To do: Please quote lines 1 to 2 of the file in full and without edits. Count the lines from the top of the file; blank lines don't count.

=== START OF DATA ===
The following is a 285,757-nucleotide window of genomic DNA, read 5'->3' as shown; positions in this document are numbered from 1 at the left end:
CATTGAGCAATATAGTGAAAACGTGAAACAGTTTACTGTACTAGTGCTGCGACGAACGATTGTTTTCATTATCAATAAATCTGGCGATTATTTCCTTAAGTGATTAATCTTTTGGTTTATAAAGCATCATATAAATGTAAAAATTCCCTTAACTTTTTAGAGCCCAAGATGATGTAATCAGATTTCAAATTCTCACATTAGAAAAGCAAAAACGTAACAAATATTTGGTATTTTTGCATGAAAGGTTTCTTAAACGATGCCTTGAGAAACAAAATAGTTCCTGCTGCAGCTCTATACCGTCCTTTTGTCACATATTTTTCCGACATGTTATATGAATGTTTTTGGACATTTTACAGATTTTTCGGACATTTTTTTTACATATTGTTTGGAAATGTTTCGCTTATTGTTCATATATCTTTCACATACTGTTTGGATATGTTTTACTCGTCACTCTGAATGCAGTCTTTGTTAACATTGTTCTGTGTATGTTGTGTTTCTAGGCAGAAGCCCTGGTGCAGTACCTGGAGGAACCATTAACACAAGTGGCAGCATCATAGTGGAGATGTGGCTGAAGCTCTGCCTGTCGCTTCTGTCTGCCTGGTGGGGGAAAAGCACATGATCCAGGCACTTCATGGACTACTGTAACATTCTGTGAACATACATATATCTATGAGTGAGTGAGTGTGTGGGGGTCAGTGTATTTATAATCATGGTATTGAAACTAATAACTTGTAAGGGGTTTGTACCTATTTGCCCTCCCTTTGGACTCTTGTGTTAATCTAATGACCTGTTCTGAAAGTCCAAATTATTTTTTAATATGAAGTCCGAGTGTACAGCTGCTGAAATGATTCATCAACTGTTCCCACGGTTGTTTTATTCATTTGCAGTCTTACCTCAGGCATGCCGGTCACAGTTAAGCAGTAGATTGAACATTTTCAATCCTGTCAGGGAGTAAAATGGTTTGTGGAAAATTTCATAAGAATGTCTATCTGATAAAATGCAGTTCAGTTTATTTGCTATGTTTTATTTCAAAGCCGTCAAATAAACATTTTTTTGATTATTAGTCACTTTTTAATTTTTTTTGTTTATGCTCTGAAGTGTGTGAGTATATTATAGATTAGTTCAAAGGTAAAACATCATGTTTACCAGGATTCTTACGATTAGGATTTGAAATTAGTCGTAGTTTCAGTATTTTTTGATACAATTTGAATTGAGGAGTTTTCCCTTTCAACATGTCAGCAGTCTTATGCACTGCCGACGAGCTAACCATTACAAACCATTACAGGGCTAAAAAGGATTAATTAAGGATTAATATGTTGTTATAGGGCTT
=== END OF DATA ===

The following is a 285,757-nucleotide window of genomic DNA, read 5'->3' as shown; positions in this document are numbered from 1 at the left end:
CATTGAGCAATATAGTGAAAACGTGAAACAGTTTACTGTACTAGTGCTGCGACGAACGATTGTTTTCATTATCAATAAATCTGGCGATTATTTCCTTAAGTGATTAATCTTTTGGTTTATAAAGCATCATATAAATGTAAAAATTCCCTTAACTTTTTAGAGCCCAAGATGATGTAATCAGATTTCAAATTCTCACATTAGAAAAGCAAAAACGTAACAAATATTTGGTATTTTTGCATGAAAGGTTTCTTAAACGATGCCTTGAGAAACAAAATAGTTCCTGCTGCAGCTCTATACCGTCCTTTTGTCACATATTTTTCCGACATGTTATATGAATGTTTTTGGACATTTTACAGATTTTTCGGACATTTTTTTTACATATTGTTTGGAAATGTTTCGCTTATTGTTCATATATCTTTCACATACTGTTTGGATATGTTTTACTCGTCACTCTGAATGCAGTCTTTGTTAACATTGTTCTGTGTATGTTGTGTTTCTAGGCAGAAGCCCTGGTGCAGTACCTGGAGGAACCATTAACACAAGTGGCAGCATCATAGTGGAGATGTGGCTGAAGCTCTGCCTGTCGCTTCTGTCTGCCTGGTGGGGGAAAAGCACATGATCCAGGCACTTCATGGACTACTGTAACATTCTGTGAACATACATATATCTATGAGTGAGTGAGTGTGTGGGGGTCAGTGTATTTATAATCATGGTATTGAAACTAATAACTTGTAAGGGGTTTGTACCTATTTGCCCTCCCTTTGGACTCTTGTGTTAATCTAATGACCTGTTCTGAAAGTCCAAATTATTTTTTAATATGAAGTCCGAGTGTACAGCTGCTGAAATGATTCATCAACTGTTCCCACGGTTGTTTTATTCATTTGCAGTCTTACCTCAGGCATGCCGGTCACAGTTAAGCAGTAGATTGAACATTTTCAATCCTGTCAGGGAGTAAAATGGTTTGTGGAAAATTTCATAAGAATGTCTATCTGATAAAATGCAGTTCAGTTTATTTGCTATGTTTTATTTCAAAGCCGTCAAATAAACATTTTTTTGATTATTAGTCACTTTTTAATTTTTTTTGTTTATGCTCTGAAGTGTGTGAGTATATTATAGATTAGTTCAAAGGTAAAACATCATGTTTACCAGGATTCTTACGATTAGGATTTGAAATTAGTCGTAGTTTCAGTATTTTTTGATACAATTTGAATTGAGGAGTTTTCCCTTTCAACATGTCAGCAGTCTTATGCACTGCCGACGAGCTAACCATTACAAACCATTACAGGGCTAAAAAGGATTAATTAAGGATTAATATGTTGTTATAGGGCTT